And, Orwell might be the only author who can start an essay with the common toad and make such a good point on living.
In this disturbing short story the "yellow faces" of the Burmese "coolies" lie just in the background of Orwell's acknowledgement that he is not where he wants or ought to be. He is as angry as pathetic in his inability to finish a botched job (the shooting of the elephant) that he clumsily got into.

In a different way, it reminds me of when the crowd on the bus pushes Bube (in Bebo's Girl - not sure why the English translation has Bebo instead of the original Bube) into flattening the priest ac...more
Rachel Jackson
Shooting an Elephant is a terribly sad story that serves as an analogy for anti-imperialism, something that George Orwell saw firsthand when he worked as a police officer in Burma.

Orwell does tend to take the high road in this story, by telling how everything he did, he did to save face and not be ridiculed by the locals, and he does come across condescending to them, as though as a white European he is supposed to be superior to them. But he also has a moment of self-reflection when thinking ab...more
I have like... 6 pages of notes on this book. It was my pick for the Jordabecker Book Club and I think it was a good choice. We hadn't done a book of essays and we weren't sure how it would go, but it went well. If one particular essay didn't grip us, perhaps another would. I think we all found something we could relate to.

I read "Shooting an Elephant" out loud to my 7th grade class. It ties in wonderfully with the standards. Here you go, I pulled a couple from The Indiana Dept of Education. Go...more
Apr 30, 2011 Jenni rated it 4 of 5 stars  ·  review of another edition
Recommended to Jenni by: Allen Hackworth
Shelves: true-stories
My dad, who is in China, shared a picture he took of an elephant... grand creatures which are ugly in a beautiful sort of way. Along with the photo, Dad suggested reading Orwell's Shooting an Elephant "to further our education."

It is a short essay written about a personal experience by Orwell. He is a police officer in Burma caught in the middle of a triangle of contempt: against the natives who resent the oppressive reign of the British and thus mock Orwell, against the British for their tyran...more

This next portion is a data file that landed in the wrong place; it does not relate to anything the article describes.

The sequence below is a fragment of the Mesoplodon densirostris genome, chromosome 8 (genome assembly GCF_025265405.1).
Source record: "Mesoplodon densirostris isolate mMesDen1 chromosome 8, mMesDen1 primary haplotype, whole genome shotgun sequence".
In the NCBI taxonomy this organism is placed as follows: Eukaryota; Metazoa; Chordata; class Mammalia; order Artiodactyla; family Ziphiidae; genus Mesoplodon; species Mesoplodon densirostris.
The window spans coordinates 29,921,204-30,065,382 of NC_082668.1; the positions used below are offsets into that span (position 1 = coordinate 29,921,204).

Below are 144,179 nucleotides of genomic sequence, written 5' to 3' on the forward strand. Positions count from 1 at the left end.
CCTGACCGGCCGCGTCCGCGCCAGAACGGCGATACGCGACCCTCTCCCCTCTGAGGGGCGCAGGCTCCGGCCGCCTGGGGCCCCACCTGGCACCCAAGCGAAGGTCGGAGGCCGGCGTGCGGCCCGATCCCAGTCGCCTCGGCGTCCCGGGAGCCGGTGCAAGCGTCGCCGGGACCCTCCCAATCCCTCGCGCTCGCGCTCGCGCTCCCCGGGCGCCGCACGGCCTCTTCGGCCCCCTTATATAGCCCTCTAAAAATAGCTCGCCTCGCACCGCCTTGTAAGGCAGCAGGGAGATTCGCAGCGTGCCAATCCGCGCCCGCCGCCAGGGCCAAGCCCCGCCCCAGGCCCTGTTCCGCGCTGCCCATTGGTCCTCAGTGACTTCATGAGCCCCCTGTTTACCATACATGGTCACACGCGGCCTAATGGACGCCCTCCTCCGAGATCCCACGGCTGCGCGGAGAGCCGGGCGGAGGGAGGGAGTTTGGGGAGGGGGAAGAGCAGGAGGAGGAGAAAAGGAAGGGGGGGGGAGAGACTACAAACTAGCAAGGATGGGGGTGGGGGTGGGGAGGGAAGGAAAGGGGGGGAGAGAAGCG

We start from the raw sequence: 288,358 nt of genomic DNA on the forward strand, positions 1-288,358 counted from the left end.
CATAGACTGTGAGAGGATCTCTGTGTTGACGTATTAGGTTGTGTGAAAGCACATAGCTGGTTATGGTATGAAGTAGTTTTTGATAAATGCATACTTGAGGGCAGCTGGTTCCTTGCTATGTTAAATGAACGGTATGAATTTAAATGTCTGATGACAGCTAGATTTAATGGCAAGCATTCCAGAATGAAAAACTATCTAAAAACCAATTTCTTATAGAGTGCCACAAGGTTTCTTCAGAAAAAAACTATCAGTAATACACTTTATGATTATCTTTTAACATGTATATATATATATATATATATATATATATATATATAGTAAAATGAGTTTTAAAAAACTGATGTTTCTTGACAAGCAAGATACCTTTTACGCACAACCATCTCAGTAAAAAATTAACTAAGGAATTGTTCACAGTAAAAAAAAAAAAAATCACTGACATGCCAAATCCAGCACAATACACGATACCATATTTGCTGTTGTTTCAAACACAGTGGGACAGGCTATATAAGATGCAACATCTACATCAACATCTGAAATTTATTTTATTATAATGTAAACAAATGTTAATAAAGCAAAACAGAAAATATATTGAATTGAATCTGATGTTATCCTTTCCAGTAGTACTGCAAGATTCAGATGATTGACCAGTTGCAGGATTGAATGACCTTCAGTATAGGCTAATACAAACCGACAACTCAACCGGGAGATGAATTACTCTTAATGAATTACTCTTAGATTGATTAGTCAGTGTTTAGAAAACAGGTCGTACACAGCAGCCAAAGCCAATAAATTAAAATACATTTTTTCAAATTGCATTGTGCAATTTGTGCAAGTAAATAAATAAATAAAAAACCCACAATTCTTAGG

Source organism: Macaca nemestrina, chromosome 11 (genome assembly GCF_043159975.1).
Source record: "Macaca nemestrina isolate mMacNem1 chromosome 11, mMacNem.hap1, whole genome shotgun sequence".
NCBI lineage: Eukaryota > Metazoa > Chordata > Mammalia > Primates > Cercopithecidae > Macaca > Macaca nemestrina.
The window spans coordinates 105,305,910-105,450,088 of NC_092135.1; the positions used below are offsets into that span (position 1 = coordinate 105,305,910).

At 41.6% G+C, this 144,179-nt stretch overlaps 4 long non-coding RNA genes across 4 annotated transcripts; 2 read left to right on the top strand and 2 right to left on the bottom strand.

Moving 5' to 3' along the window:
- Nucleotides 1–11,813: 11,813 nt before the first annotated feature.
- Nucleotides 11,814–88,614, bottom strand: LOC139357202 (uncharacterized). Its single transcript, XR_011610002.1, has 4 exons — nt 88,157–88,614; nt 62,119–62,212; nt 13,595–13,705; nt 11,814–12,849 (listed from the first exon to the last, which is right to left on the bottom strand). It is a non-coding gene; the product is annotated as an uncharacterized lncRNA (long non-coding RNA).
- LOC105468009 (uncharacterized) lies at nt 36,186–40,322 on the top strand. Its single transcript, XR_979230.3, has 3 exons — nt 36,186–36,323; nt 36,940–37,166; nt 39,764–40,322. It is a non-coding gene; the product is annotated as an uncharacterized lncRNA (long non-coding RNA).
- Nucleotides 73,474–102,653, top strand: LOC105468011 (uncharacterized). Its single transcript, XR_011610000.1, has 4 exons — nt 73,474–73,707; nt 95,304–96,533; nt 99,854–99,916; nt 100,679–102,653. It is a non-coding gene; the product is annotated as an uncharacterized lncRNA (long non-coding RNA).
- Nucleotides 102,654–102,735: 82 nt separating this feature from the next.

I always find reading George Orwell's essays pleasurable, therefore, it's my joy to come across this paperback a few years ago in a bookstore in BKK. I read each voraciously and wondered why he wrote so well, so superbly that he should deserve to be honored as a writer with fantastic writing style. I'm sorry I don't have this book nearby (it's been lent to my student to read during her summer holidays since last week), however, these are my favorites: 1) Why I Write, 2) Bookshop Memories, 3) Con...more
Highlights from this excellent collection of essays include:

1. The title essay: A heartbreaking account from Orwell's days as a policeman in British India.

2. Politics vs. Literature: An Examination of "Gulliver's Travels": Orwell argues that "Gulliver" is a manifestation of Swift's hatred of humanity. Orwell fundamentally disagrees with this position, but still loves the book. This leads to an interesting discussion about how a person can enjoy a book that goes against his own beliefs.

3. Politic...more
A few months ago I was quite impressed by George Orwell's Down And Out In Paris And London, in which he recounts his experiences on the fringes of society with a healthy measure of social commentary and sparkling wit. I was keen to read some more of Orwell's non-fiction, and this collection of essays seemed to fit the bill quite nicely.

The essays span a period from the early thirties to the late forties, shortly before Orwell's premature death in January 1950. They cover a number of topics, some...more
Nikolay Mollov
Мрачната сатира на Оруел ми е любима - вечно напомняща за абсурдната, лицемерна маска на човешката реалност.

Причините, поради които изглежда, че вършим своите дейсвия, съвсем не са в съответсвие с това, което смятаме за правилно. Това е сатира за човешката свобода - винаги имаме избор, но действаме така, както се очаква от нас да действаме, независимо, че изборът е продиктуван от очакванията на другите, а не от нашите възгледи и убеждения за добро и зло.

Дали суетата не е най-сериозният порок?
Jowayriah Bookish
For a period of about 5 years, George Orwell - the anti-imperialist writer- held the position of Assistant Superintendent in the Indian Imperial Police in Burma where he possibly was involved in a situation akin to that of the essay's narrator.

Written in the first person, the essay describes the experience of an English police officer- possibly Orwell himself- who was obliged by his own fear of being judged to shoot an elephant. Because a white man's freedom is destroyed when he turns tyrant ...more
Dijon Chiasson
"Shooting an Elephant", is a collection of Orwell's essays. There's no real unifying subject, but the usual Orwellian themes are often present: totalitarian governments, the importance of clarity in language, the inhumane treatment of the poor at the hands of institutions, etc. I know that doesn't sound like fun, but they are written so sharply and so cleverly, that you will have difficulty limiting yourself to one or two per sitting.

Orwell experienced a lot in his brief life: He had been to u...more